For generations, farmers planted the lush earth of Awedai and nearby areas in eastern Ethiopia with coffee trees, earning a livelihood from a crop that is now the country’s main export.
But the centuries-long practice is now being abandoned in favour of khat, a leafy plant chewed as a stimulant in the Horn of Africa and the Arabian Peninsula.
“Coffee comes only once a year. But you can harvest khat twice a year,” said Jemal Moussa, a 45-year-old farmer and father of six who depends on the narcotic leaf for income. “Khat is much more useful.”
He said it was in the early 2000s that farmers in the Awedai area started planting khat as its popularity rose and coffee prices remained stagnant.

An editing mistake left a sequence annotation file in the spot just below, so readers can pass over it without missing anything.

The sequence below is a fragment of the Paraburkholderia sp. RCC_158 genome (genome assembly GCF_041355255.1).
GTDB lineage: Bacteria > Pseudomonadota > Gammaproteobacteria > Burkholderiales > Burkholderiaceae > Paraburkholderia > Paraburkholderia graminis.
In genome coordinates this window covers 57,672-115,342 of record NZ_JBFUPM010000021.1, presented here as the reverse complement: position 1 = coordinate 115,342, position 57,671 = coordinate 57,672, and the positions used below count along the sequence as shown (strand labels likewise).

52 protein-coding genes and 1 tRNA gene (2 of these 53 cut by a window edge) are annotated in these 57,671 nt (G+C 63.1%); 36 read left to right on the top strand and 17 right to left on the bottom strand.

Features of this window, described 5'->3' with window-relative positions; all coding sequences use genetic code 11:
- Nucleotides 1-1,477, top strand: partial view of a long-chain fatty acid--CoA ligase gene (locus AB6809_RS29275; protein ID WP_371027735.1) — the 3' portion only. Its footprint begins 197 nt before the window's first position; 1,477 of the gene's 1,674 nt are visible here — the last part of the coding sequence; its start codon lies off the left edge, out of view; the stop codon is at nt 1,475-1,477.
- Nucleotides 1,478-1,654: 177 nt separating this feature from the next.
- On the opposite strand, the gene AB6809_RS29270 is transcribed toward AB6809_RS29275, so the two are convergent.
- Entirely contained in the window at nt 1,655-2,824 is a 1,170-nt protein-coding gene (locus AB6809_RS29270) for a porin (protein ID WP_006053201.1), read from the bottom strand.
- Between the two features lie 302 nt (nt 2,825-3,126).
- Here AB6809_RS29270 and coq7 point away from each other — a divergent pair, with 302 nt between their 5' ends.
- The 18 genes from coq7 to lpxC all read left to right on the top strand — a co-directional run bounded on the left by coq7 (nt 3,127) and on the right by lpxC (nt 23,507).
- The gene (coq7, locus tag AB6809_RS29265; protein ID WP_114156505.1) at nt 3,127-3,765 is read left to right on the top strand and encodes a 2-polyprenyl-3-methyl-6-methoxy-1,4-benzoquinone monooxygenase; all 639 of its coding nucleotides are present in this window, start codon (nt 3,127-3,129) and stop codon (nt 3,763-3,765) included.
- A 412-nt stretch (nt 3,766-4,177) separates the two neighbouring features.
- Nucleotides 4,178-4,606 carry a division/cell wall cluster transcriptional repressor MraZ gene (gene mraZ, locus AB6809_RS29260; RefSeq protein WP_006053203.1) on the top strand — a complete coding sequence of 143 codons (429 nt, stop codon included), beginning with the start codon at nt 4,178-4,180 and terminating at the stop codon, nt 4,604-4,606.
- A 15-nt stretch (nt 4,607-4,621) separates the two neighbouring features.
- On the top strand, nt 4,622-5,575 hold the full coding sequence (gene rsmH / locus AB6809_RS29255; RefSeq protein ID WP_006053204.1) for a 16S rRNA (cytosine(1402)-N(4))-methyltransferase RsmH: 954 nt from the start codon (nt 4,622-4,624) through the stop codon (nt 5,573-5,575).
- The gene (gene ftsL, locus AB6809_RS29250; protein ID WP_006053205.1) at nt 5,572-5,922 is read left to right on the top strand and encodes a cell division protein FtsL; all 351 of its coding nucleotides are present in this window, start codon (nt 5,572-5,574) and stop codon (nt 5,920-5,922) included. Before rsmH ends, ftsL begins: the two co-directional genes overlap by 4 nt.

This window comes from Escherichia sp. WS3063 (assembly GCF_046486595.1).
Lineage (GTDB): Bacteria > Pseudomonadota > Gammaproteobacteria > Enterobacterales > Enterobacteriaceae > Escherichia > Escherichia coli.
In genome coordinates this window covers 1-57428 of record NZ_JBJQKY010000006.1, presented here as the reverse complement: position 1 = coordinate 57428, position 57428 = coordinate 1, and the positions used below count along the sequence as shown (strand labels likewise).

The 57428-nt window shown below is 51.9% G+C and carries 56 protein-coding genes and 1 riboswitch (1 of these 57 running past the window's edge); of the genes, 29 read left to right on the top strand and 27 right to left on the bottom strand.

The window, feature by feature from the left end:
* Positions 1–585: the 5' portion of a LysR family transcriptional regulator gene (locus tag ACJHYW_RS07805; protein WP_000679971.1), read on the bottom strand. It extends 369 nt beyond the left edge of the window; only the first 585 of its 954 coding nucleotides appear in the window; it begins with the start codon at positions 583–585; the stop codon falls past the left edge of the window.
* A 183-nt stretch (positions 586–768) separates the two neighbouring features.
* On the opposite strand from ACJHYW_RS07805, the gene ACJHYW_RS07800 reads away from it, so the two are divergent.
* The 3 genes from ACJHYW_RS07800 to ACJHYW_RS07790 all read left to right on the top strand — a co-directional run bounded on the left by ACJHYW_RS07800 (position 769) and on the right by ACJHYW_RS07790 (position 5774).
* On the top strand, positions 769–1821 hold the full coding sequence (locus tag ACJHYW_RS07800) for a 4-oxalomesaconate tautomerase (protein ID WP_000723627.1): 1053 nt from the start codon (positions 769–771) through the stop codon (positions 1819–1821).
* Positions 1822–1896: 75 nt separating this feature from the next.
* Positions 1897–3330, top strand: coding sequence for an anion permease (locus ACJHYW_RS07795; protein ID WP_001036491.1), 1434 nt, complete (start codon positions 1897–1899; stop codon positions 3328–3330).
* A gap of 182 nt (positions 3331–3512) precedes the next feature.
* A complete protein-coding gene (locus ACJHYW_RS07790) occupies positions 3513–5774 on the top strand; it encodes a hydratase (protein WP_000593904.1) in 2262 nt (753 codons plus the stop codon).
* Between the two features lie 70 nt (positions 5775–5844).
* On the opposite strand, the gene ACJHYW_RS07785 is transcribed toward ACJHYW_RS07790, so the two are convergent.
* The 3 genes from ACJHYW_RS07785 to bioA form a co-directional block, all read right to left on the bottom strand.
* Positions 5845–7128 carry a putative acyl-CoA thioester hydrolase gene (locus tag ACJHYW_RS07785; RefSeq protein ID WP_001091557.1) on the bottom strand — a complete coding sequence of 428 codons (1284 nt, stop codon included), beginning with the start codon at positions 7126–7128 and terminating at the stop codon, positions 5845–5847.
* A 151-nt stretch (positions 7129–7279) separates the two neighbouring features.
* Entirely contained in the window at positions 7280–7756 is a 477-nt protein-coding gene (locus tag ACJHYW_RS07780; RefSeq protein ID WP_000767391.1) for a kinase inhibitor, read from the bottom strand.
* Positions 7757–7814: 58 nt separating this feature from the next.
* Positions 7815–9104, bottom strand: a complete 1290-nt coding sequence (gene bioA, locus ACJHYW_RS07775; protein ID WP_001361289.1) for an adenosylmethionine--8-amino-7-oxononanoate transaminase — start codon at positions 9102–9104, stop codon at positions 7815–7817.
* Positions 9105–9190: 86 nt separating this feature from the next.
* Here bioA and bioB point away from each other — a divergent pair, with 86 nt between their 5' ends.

One kg of coffee sells for between 50 and 60 birr. A bunch of khat, while not measured in kilograms, goes for 100 birr.
Jemal said by this year, the entire economy of Awedai, a small town 35 km outside the ancient city of Harar, relied on the leaf.
Trucks piled with khat head out of the town every 30 minutes, dispersing their produce to the nearby Ethiopian Somali Region and Hargeisa, in the neighbouring semi-autonomous region of Somaliland.
Illegal in several Western nations, the leaf is immensely popular in the region, giving the chewer a mild amphetamine-like high.
In addition to cash incentive of khat, coffee growing is being affected by dwindling forest coverage as well as drought.
Farmers believe the characteristic flavour of Ethiopian coffee is derived from growing it in the shade of larger trees – leaving it vulnerable if trees are stunted or removed.